Democratic Sen. Mary Caferro of Helena says recent cases of assault and sexual abuse justify transferring all clients to community-based settings.
At a hearing on Monday, supporters told stories of abuse that have left them wondering if people will ever be safe at the Boulder center. Opponents of the bill say there's no other facility in Montana that can provide court-ordered, specialized care for developmentally disabled adults.
Senate blasts Medicaid expansion bill to floor for debate
HELENA, Mont. (AP) — Senators have voted to blast a Republican lawmaker's Medicaid expansion bill out of committee and to the floor for debate.
The motion passed by a 28-22 vote on Thursday.
Sen. Ed Buttrey of Great Falls introduced Senate Bill 405 last week, touting it as a compromise bill.
The measure would accept money from the federal government for expanding Medicaid eligibility to low-income Montanans, but requires them to pay premiums each month as well as co-payments for certain services.
Those who enroll would also be asked to participate in a workplace assessment survey designed to help people obtain higher-paying jobs.
Buttrey estimates about 45,000 Montanans would enroll in the program in the next four years.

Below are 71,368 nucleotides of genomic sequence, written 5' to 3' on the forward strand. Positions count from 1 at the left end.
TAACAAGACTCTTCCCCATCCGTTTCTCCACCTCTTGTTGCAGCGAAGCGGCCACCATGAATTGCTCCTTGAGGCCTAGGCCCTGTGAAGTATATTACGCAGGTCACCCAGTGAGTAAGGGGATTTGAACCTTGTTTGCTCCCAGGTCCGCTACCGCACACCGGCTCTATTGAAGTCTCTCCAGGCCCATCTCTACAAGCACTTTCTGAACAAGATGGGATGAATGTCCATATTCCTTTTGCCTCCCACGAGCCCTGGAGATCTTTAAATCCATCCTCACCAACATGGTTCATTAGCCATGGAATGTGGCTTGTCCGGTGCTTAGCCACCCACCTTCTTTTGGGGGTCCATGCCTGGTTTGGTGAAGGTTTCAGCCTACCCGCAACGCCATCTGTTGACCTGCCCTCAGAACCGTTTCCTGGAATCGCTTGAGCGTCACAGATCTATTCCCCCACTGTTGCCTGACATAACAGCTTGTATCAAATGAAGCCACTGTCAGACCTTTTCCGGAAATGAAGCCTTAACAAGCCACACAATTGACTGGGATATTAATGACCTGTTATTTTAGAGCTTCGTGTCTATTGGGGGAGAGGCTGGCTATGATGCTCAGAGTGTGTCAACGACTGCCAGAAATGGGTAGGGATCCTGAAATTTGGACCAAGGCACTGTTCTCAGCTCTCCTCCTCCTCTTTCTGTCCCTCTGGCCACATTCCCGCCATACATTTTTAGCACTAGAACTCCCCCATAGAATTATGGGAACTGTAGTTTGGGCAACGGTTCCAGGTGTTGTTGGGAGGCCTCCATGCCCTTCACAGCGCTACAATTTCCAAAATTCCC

The measure is set for a second reading floor debate and a vote on Friday.
House endorses dark money bill by narrow vote
HELENA, Mont. (AP) — The House has narrowly endorsed a bill that would require more disclosure surrounding campaign donations.
House members voted 51-49 to endorse the measure after passing one of sixteen Republican amendments offered in two hours of debate.
Sponsored by Republican Sen. Duane Ankney of Colstrip and backed by Democratic Gov. Steve Bullock, the measure aims to shed light on anonymous money that began flowing into elections after the U.S. Supreme Court's 2010 decision in Citizens United v. Federal Election Commission.
Under Senate Bill 289, newly defined groups would be required to publicize reports on political donations and expenditures if they spend money supporting or opposing candidates or ballot issues.
Supporters say the bill shines a light on anonymous donors while opponents say the bill is vague and doesn't go far enough.
Montana lawmakers kill bill to create campaign ethics board
HELENA, Mont. (AP) — State lawmakers have tabled a proposal to create a campaign practices and ethics review board to decide if criminal charges should be pursued in cases of alleged campaign violations.
Members of the House State Administration Committee deadlocked and subsequently tabled House Bill 623 on Thursday, leaving little chance it will be revived before a Tuesday deadline.
The measure would have created a four-member board to decide whether litigation proposed by the Commissioner of Political Practices is necessary. Currently, the governor appoints one commissioner who enforces Montana's campaign laws. That person opposed the proposal.